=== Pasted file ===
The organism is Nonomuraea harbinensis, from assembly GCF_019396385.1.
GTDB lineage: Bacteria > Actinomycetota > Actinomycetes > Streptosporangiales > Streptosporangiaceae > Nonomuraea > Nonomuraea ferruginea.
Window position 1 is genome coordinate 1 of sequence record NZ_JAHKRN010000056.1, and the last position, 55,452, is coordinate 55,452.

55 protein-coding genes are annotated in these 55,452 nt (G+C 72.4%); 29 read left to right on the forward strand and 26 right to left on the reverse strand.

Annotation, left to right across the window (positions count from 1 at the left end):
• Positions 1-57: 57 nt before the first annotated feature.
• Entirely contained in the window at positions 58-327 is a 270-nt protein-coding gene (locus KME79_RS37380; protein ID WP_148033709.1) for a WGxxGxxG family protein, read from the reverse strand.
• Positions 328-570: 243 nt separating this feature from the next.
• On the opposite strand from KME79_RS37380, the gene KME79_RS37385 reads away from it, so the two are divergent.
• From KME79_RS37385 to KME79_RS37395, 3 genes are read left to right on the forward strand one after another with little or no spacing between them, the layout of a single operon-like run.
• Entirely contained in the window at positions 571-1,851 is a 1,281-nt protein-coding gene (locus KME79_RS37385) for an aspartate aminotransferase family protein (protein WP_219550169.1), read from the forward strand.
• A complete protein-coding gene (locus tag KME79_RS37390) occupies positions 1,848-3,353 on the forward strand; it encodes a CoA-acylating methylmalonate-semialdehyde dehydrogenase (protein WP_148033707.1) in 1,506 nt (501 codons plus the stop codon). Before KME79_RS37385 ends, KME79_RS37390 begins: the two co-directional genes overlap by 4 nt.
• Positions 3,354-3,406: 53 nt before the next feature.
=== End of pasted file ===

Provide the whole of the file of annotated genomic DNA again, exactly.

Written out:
The organism is Nonomuraea harbinensis, from assembly GCF_019396385.1.
GTDB lineage: Bacteria > Actinomycetota > Actinomycetes > Streptosporangiales > Streptosporangiaceae > Nonomuraea > Nonomuraea ferruginea.
Window position 1 is genome coordinate 1 of sequence record NZ_JAHKRN010000056.1, and the last position, 55,452, is coordinate 55,452.

55 protein-coding genes are annotated in these 55,452 nt (G+C 72.4%); 29 read left to right on the forward strand and 26 right to left on the reverse strand.

Annotation, left to right across the window (positions count from 1 at the left end):
• Positions 1-57: 57 nt before the first annotated feature.
• Entirely contained in the window at positions 58-327 is a 270-nt protein-coding gene (locus KME79_RS37380; protein ID WP_148033709.1) for a WGxxGxxG family protein, read from the reverse strand.
• Positions 328-570: 243 nt separating this feature from the next.
• On the opposite strand from KME79_RS37380, the gene KME79_RS37385 reads away from it, so the two are divergent.
• From KME79_RS37385 to KME79_RS37395, 3 genes are read left to right on the forward strand one after another with little or no spacing between them, the layout of a single operon-like run.
• Entirely contained in the window at positions 571-1,851 is a 1,281-nt protein-coding gene (locus KME79_RS37385) for an aspartate aminotransferase family protein (protein WP_219550169.1), read from the forward strand.
• A complete protein-coding gene (locus tag KME79_RS37390) occupies positions 1,848-3,353 on the forward strand; it encodes a CoA-acylating methylmalonate-semialdehyde dehydrogenase (protein WP_148033707.1) in 1,506 nt (501 codons plus the stop codon). Before KME79_RS37385 ends, KME79_RS37390 begins: the two co-directional genes overlap by 4 nt.
• Positions 3,354-3,406: 53 nt before the next feature.